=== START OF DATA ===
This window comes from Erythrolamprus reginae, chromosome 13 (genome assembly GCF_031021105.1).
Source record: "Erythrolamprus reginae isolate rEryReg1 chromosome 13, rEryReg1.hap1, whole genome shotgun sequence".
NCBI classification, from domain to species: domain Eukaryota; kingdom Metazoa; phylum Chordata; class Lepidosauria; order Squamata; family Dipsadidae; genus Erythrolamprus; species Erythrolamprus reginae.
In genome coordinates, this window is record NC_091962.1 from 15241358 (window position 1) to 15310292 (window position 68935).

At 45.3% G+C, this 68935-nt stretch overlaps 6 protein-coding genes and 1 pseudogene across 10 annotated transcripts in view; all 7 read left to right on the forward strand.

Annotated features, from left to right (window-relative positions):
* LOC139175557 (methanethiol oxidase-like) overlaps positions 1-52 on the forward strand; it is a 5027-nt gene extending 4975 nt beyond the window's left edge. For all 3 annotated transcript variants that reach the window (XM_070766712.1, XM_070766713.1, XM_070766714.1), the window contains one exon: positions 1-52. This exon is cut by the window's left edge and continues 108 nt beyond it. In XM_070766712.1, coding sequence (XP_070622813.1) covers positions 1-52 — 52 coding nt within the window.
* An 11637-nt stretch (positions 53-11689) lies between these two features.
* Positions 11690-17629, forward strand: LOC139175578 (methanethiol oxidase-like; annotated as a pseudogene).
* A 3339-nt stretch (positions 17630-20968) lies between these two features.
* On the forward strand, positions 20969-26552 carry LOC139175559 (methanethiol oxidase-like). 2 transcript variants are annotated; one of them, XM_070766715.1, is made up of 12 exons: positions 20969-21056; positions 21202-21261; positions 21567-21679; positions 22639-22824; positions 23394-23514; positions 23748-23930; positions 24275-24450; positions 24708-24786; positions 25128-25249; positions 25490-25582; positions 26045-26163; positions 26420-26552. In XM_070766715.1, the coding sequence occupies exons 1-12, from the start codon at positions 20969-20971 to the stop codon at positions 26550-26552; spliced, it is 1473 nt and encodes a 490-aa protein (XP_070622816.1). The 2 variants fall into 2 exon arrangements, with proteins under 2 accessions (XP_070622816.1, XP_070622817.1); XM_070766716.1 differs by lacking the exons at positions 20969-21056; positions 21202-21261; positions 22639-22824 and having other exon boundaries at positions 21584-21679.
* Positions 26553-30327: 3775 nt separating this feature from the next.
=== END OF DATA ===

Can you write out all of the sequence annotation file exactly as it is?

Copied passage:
This window comes from Erythrolamprus reginae, chromosome 13 (genome assembly GCF_031021105.1).
Source record: "Erythrolamprus reginae isolate rEryReg1 chromosome 13, rEryReg1.hap1, whole genome shotgun sequence".
NCBI classification, from domain to species: domain Eukaryota; kingdom Metazoa; phylum Chordata; class Lepidosauria; order Squamata; family Dipsadidae; genus Erythrolamprus; species Erythrolamprus reginae.
In genome coordinates, this window is record NC_091962.1 from 15241358 (window position 1) to 15310292 (window position 68935).

At 45.3% G+C, this 68935-nt stretch overlaps 6 protein-coding genes and 1 pseudogene across 10 annotated transcripts in view; all 7 read left to right on the forward strand.

Annotated features, from left to right (window-relative positions):
* LOC139175557 (methanethiol oxidase-like) overlaps positions 1-52 on the forward strand; it is a 5027-nt gene extending 4975 nt beyond the window's left edge. For all 3 annotated transcript variants that reach the window (XM_070766712.1, XM_070766713.1, XM_070766714.1), the window contains one exon: positions 1-52. This exon is cut by the window's left edge and continues 108 nt beyond it. In XM_070766712.1, coding sequence (XP_070622813.1) covers positions 1-52 — 52 coding nt within the window.
* An 11637-nt stretch (positions 53-11689) lies between these two features.
* Positions 11690-17629, forward strand: LOC139175578 (methanethiol oxidase-like; annotated as a pseudogene).
* A 3339-nt stretch (positions 17630-20968) lies between these two features.
* On the forward strand, positions 20969-26552 carry LOC139175559 (methanethiol oxidase-like). 2 transcript variants are annotated; one of them, XM_070766715.1, is made up of 12 exons: positions 20969-21056; positions 21202-21261; positions 21567-21679; positions 22639-22824; positions 23394-23514; positions 23748-23930; positions 24275-24450; positions 24708-24786; positions 25128-25249; positions 25490-25582; positions 26045-26163; positions 26420-26552. In XM_070766715.1, the coding sequence occupies exons 1-12, from the start codon at positions 20969-20971 to the stop codon at positions 26550-26552; spliced, it is 1473 nt and encodes a 490-aa protein (XP_070622816.1). The 2 variants fall into 2 exon arrangements, with proteins under 2 accessions (XP_070622816.1, XP_070622817.1); XM_070766716.1 differs by lacking the exons at positions 20969-21056; positions 21202-21261; positions 22639-22824 and having other exon boundaries at positions 21584-21679.
* Positions 26553-30327: 3775 nt separating this feature from the next.